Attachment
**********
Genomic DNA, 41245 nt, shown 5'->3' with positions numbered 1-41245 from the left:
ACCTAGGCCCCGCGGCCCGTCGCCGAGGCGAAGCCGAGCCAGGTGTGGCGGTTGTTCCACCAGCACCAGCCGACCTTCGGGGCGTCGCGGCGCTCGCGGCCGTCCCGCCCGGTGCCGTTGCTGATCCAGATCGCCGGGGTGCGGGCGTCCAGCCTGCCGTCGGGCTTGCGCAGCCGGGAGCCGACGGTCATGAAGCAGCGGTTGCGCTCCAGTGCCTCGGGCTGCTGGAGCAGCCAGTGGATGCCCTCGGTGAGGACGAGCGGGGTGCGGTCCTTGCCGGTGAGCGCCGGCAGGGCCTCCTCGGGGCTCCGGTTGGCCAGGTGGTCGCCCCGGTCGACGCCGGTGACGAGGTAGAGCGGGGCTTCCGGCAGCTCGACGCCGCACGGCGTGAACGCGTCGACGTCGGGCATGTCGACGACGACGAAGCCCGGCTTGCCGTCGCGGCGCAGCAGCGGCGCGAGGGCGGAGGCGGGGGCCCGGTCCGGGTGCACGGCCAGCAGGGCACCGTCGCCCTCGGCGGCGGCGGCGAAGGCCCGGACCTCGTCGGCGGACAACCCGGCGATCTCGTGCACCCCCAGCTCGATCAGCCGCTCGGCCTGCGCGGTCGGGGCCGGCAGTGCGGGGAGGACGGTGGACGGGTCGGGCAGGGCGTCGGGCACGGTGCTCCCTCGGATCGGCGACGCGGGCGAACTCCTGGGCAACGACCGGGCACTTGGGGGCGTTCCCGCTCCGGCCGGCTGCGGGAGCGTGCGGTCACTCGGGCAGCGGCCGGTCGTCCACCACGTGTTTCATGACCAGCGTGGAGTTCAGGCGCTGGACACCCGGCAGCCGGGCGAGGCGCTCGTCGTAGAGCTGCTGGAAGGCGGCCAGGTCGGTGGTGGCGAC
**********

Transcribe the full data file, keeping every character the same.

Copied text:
Genomic DNA, 41245 nt, shown 5'->3' with positions numbered 1-41245 from the left:
ACCTAGGCCCCGCGGCCCGTCGCCGAGGCGAAGCCGAGCCAGGTGTGGCGGTTGTTCCACCAGCACCAGCCGACCTTCGGGGCGTCGCGGCGCTCGCGGCCGTCCCGCCCGGTGCCGTTGCTGATCCAGATCGCCGGGGTGCGGGCGTCCAGCCTGCCGTCGGGCTTGCGCAGCCGGGAGCCGACGGTCATGAAGCAGCGGTTGCGCTCCAGTGCCTCGGGCTGCTGGAGCAGCCAGTGGATGCCCTCGGTGAGGACGAGCGGGGTGCGGTCCTTGCCGGTGAGCGCCGGCAGGGCCTCCTCGGGGCTCCGGTTGGCCAGGTGGTCGCCCCGGTCGACGCCGGTGACGAGGTAGAGCGGGGCTTCCGGCAGCTCGACGCCGCACGGCGTGAACGCGTCGACGTCGGGCATGTCGACGACGACGAAGCCCGGCTTGCCGTCGCGGCGCAGCAGCGGCGCGAGGGCGGAGGCGGGGGCCCGGTCCGGGTGCACGGCCAGCAGGGCACCGTCGCCCTCGGCGGCGGCGGCGAAGGCCCGGACCTCGTCGGCGGACAACCCGGCGATCTCGTGCACCCCCAGCTCGATCAGCCGCTCGGCCTGCGCGGTCGGGGCCGGCAGTGCGGGGAGGACGGTGGACGGGTCGGGCAGGGCGTCGGGCACGGTGCTCCCTCGGATCGGCGACGCGGGCGAACTCCTGGGCAACGACCGGGCACTTGGGGGCGTTCCCGCTCCGGCCGGCTGCGGGAGCGTGCGGTCACTCGGGCAGCGGCCGGTCGTCCACCACGTGTTTCATGACCAGCGTGGAGTTCAGGCGCTGGACACCCGGCAGCCGGGCGAGGCGCTCGTCGTAGAGCTGCTGGAAGGCGGCCAGGTCGGTGGTGGCGAC